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RSEHN >> Publicaciones >> Bol. R. Soc. Esp. Hist. Nat. 99 (1-4), 2004 >> Trabajos presentados en la VI Reunión de la IPA España

Bol. R. Soc. Esp. Hist. Nat. 99(1-4), 2004


Trabajos presentados en la VI Reunión de la IPA España

Efectos de la nieve y la temperatura del suelo en la actividad geomorfológica: primeros resultados de su monitorización en la Sierra de Guadarrama (España)


Snow cover and ground temperature effects on geomorphic activity: initial results of its monitoring in Sierra de Guadarrama (Spain)

F. Javier de Marcos García-Blanco y David Palacios Estremera

Bol. R. Soc. Esp. Hist. Nat. 99 (1-4): 25-36, 2004

Resumen

Para comprobar la influencia de la permanencia de la nieve y el régimen térmico del suelo, se ha realizado un experimento en el sector culminante de un pequeño nicho de nivación, ubicado en la vertiente oriental del macizo de Peñalara (40º51’N y 3º57’W), Sierra de Guadarrama, entre las cumbres de Hermana Menor (2.269 m) y Hermana Mayor (2.284 m). El experimento ha consistido en el establecimiento de una estación geomorfológica donde se ha monitorizado la extensión y profundidad de la cubierta nival, la temperatura del aire y del suelo, en tres niveles de profundidad, y la movilidad del suelo, desde octubre de 2001 a mayo del 2002. Los resultados obtenidos muestran como la cubierta nival, a pesar del escaso espesor alcanzado durante el periodo monitorizado, impidió un mayor número de ciclos hielo-deshielo, al actuar como aislante térmico de la superficie del suelo respecto a la temperatura del aire. Pero, por otro lado, en los sectores del suelo con abundancia de finos, cooperó a incrementar el levantamiento. En estos casos, suministró humedad al estrato helado, que gracias a este aporte, se fue incrementando a lo largo del prolongado periodo en que el suelo permaneció con temperaturas negativas. El desplazamiento de los clavos en sentido de la pendiente fue efectivo siempre que ésta superara los 15º, alcanzando un desplazamiento máximo de 50 mm en áreas con predominio de finos. Este lento y masivo desplazamiento se pudo relacionar con pequeñas coladas de gelifluxión, alimentadas por el aporte de agua de fusión al subsuelo y su posterior congelación y deshielo. Donde predominaba la fracción más gruesa tan sólo se apreciaron desplazamientos aislados de algunos cantos y gravas, relacionados con la formación de agujas de hielo.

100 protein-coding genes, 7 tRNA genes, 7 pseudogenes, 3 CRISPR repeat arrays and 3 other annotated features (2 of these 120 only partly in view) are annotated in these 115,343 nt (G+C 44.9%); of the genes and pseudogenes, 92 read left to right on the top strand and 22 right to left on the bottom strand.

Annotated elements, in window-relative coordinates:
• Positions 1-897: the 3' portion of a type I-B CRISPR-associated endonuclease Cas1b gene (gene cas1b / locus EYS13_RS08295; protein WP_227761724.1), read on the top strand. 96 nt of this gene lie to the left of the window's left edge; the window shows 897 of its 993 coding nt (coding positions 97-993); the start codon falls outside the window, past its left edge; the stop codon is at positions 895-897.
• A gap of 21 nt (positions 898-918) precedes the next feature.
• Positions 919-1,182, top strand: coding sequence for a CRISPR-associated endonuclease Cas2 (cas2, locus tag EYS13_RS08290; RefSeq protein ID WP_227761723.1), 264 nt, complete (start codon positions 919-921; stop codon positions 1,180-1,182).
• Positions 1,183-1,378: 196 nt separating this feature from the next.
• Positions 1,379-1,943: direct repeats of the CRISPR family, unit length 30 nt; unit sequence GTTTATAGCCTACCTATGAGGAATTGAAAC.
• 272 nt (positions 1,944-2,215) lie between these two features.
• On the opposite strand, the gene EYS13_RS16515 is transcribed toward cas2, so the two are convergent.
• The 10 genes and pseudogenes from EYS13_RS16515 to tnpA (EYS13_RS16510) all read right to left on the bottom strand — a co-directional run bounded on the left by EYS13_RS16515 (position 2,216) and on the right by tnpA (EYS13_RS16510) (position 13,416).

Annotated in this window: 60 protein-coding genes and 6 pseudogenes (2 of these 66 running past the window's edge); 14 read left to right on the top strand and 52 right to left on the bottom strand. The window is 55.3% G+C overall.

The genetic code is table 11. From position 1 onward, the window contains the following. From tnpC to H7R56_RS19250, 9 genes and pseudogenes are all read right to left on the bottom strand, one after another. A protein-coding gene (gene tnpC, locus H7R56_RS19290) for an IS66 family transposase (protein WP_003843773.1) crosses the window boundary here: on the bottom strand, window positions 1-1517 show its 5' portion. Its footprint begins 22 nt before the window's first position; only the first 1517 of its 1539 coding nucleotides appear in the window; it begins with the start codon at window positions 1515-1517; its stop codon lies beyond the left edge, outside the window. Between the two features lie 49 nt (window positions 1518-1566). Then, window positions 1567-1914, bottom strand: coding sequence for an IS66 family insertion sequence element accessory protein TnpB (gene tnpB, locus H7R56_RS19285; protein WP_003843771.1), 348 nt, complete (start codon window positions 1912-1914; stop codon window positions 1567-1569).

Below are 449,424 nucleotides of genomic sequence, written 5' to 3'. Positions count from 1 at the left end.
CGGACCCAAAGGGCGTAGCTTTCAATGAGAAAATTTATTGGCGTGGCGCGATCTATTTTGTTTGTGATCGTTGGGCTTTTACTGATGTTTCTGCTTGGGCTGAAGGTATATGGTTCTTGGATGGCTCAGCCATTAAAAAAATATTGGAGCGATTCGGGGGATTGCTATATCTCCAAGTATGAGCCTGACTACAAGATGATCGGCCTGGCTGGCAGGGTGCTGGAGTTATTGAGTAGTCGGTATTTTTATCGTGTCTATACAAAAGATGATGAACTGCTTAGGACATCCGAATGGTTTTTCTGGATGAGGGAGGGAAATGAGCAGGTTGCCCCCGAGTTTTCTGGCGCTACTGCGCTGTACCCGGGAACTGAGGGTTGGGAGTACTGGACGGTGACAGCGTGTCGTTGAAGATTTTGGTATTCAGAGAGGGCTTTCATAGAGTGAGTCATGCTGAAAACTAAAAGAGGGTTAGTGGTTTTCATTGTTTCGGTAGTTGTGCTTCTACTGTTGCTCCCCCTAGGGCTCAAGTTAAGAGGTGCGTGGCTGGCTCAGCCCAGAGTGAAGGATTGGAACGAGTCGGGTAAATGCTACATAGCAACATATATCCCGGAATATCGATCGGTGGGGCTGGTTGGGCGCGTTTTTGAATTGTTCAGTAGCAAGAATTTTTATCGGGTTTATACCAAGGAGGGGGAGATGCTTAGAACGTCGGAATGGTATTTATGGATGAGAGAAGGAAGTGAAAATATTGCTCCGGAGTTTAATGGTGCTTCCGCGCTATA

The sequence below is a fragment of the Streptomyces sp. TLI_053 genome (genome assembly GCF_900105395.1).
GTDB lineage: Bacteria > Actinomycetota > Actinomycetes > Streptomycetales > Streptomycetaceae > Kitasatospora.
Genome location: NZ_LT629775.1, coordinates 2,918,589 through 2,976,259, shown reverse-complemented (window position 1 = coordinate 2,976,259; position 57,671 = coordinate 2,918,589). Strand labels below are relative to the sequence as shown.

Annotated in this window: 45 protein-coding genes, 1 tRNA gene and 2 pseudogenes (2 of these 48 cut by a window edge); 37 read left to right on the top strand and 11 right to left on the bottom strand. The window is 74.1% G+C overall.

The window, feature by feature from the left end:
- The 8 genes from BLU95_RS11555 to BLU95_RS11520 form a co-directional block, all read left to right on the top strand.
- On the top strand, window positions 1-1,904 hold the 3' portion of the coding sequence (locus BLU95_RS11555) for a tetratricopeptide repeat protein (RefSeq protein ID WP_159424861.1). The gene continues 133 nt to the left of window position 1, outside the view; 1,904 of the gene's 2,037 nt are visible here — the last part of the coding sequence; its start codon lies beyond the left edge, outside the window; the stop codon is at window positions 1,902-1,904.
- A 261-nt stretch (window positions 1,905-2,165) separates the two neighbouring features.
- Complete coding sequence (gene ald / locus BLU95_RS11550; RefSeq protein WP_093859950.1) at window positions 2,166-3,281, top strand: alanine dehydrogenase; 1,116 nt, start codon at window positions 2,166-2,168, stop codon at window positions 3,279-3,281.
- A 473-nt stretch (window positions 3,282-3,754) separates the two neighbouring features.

Palabras clave: Geomorfología nival, Nieve, Temperatura del suelo, Guadarrama, España.

Abstract